The Pain of Secession
As a teenager, the sheer bloodiness of the Civil War blew my mind. Over 600,000 people died of war-related causes (mostly dysentery from tainted water) during those four years. The number of dead, and the youth of so many soldiers, boggled me. Being a creative writer, I spent hours hammering out stories on the trauma faced by friends breaking apart to enlist on opposing sides. I wanted to probe deep into the emotional core of the conflict, figure out how brothers, fathers, and sons could take up arms against each other. I even wrote from the point of view of personified states, imagining how they might react to being torn away from each other.
What didn’t strike me until much later is that the Civil War was not the only grand, incomprehensible tragedy of the nineteenth century. It’s only framed that way because traditionally, discussions of the war have focused on white trauma. In his famous documentary on the Civil War, which I had watched and rewatched obsessively, Ken Burns gave one individual more screen-time than any other commentator: Shelby Foote. Yeah, the guy who called KKK leader Nathan Bedford Forrest one of the “true geniuses” of the war. Shelby Foote, the full-grown adult man who said he would fight for the Confederacy given the choice. Shelby Foote, who is openly racist and thinks “failure to compromise” actually caused the war, got more time to talk than any genuine, honest, unbiased historian. Combine that with Burns’ focus on diary entries from soldiers and from Mary Chesnut, a wealthy Confederate planter’s wife, and you have the perfect storm: a whirlwind of white poignancy, a deep study of white emotions about the war with far less emphasis on Black experiences. Yes, Burns did include a few segments on slavery, but they were always secondary to the main point: that the war devastated the lives of millions of white Americans across the nation. Furthermore, the amount of time he allotted to people like Chesnut and Foote (whose great-grandfather was a plantation owner and slaveholder in Mississippi) served to disproportionately emphasise the losses the rich white South experienced during the war, without paying much mind to whose backs those people had gotten rich off in the first place.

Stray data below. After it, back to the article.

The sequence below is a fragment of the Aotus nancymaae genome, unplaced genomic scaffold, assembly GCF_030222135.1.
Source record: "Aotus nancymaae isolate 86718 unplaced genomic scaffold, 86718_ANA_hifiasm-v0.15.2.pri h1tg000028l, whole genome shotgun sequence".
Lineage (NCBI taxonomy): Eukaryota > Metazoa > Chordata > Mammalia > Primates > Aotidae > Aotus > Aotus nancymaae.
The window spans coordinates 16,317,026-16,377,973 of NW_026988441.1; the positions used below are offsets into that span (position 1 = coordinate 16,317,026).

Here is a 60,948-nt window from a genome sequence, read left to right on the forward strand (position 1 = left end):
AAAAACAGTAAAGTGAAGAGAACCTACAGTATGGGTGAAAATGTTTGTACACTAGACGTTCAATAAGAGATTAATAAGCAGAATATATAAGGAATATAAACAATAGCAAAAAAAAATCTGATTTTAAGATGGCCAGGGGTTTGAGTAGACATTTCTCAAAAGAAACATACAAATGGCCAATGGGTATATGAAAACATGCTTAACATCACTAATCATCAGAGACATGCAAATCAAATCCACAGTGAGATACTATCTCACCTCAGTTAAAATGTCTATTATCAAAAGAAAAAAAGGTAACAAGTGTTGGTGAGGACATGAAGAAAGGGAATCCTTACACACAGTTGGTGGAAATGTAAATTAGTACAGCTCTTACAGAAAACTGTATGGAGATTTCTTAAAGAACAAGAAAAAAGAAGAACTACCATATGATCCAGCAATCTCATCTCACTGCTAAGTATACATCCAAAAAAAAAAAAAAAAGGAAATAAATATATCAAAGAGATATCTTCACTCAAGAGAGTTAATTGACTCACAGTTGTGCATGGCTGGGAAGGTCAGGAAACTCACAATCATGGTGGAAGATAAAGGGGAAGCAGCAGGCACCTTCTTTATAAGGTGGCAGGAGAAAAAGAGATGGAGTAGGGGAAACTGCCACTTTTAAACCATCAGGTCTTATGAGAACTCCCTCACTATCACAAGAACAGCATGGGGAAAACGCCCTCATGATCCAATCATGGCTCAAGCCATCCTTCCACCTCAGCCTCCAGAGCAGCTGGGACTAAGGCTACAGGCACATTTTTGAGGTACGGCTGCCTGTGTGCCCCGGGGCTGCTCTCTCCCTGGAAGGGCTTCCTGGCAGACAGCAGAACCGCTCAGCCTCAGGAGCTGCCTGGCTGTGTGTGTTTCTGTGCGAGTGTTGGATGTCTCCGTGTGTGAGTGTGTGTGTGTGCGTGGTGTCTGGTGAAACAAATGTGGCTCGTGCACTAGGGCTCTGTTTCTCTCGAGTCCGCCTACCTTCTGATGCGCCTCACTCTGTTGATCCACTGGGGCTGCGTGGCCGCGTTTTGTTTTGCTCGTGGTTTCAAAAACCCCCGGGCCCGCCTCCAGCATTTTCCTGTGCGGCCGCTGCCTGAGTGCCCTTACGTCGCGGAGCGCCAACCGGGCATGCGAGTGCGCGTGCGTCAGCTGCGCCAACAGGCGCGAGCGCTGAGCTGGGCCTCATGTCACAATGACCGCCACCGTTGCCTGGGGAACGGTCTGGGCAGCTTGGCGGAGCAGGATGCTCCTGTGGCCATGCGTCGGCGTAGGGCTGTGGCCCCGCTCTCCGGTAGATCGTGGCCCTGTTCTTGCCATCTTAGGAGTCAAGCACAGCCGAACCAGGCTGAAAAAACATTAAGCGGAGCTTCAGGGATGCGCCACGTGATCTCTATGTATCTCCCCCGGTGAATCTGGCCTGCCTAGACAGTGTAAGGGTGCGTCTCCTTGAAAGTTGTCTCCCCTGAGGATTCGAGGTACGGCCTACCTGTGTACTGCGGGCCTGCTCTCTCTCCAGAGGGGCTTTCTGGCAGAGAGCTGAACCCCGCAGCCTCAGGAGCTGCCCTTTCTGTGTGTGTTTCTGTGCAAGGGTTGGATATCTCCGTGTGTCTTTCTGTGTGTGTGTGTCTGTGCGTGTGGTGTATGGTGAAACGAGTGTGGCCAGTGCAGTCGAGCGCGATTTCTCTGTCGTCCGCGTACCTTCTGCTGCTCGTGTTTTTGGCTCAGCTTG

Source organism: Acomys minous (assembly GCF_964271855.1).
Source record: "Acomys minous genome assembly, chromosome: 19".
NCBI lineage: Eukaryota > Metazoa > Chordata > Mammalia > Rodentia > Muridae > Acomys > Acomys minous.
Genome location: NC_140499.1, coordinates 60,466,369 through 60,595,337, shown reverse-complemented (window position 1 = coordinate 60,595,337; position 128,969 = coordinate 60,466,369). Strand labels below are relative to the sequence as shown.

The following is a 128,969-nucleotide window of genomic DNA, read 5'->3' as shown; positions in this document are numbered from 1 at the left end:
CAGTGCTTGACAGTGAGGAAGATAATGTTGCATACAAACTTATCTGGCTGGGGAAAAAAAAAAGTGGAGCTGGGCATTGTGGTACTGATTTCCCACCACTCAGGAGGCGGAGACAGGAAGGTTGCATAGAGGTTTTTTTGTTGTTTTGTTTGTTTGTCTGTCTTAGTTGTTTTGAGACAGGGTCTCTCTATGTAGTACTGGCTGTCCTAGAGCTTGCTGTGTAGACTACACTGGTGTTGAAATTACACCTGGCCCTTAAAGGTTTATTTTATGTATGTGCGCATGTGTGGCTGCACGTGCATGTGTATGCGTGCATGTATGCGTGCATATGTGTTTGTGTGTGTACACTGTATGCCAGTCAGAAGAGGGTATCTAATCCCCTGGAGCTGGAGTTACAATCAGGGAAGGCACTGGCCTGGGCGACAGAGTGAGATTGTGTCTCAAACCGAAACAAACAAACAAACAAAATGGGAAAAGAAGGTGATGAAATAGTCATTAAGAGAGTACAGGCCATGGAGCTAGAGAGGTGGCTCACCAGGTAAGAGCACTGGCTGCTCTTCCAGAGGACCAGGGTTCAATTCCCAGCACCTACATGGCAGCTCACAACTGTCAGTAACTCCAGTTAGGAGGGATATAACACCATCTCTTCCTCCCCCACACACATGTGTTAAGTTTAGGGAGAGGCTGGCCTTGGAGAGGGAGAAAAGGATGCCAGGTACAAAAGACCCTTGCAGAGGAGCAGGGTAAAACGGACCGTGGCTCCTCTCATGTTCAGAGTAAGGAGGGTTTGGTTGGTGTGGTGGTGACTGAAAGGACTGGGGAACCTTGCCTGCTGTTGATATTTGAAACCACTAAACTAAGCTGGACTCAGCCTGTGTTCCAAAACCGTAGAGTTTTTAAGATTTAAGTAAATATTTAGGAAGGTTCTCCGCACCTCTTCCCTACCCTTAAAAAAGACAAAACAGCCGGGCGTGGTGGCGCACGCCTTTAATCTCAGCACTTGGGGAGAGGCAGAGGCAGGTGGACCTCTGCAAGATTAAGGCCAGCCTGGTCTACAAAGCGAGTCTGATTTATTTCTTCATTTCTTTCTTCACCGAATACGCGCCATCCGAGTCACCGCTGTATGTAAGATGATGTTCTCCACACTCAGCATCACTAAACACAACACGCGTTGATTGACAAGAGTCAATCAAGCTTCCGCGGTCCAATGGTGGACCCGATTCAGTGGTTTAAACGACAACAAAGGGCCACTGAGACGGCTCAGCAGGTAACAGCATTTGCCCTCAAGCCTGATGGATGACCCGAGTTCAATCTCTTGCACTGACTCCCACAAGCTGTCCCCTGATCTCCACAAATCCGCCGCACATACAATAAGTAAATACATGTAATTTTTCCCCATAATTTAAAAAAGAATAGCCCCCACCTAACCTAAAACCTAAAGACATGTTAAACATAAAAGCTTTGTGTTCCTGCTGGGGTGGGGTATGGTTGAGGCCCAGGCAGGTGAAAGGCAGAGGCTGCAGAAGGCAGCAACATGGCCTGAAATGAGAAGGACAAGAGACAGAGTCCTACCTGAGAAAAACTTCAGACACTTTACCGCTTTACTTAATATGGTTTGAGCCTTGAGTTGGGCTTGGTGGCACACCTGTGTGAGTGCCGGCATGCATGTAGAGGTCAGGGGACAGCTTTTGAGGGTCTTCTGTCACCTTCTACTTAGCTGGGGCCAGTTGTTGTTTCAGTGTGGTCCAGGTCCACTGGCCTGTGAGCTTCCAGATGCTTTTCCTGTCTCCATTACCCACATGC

Why do periods of struggle and trauma for white America draw so much more attention, so much more valuation, than the grief of Black America? Six hundred thousand dead is a tragedy––but relatively few pieces of popular historical media bother to acknowledge the almost 4,000,000 Black people who lived in bondage when the first shots were fired at Fort Sumter in 1861. Barely anyone discusses the unofficial decades-long war which started after Appomattox in 1865: the Nadir of American Race Relations, a period during which nearly 6,500 Black people, including children, were brutally lynched by white mobs across the nation for reasons ranging from false murder accusations to “insulting a white person”. The wonderful Equal Justice Initiative has posted a detailed report on this horrific phenomenon, and Patrick Phillips’ Blood at the Root is a heart-wrenching look into the lasting effects of a lynching in North Georgia.
Fewer people still acknowledge that the Union has blood on its hands, too. Union soldiers are often seen as the “good” side since they fought against slavery, but the truth is that many white Northern men––Lincoln included––weren’t exactly bastions of unreserved tolerance. Most of them clung to the view that Black people were inherently inferior to white people. And many of them went on to participate in genocides after the Civil War ended. Take one of the most famous military personalities from the mid-nineteenth century: George Armstrong Custer. Custer, who fought on the side of the Union, was an unabashed racist who supported plantation owners in claiming ownership over enslaved Black people as late as 1865. He acted in support of a white man who murdered a Black child, arresting and then releasing the man despite having clear proof of his guilt. In the 1870s, he was critical of federal efforts to subdue the Ku Klux Klan. And of course, let us not forget what he is best known for: the federally-sponsored murders of Plains Natives which ultimately led to his (poetic) death on the battlefield of Little Big Horn.
So here’s the question I now ask: why is the pre-Civil War era known as “antebellum”, when there were already wars sewn tightly into the fabric of American society?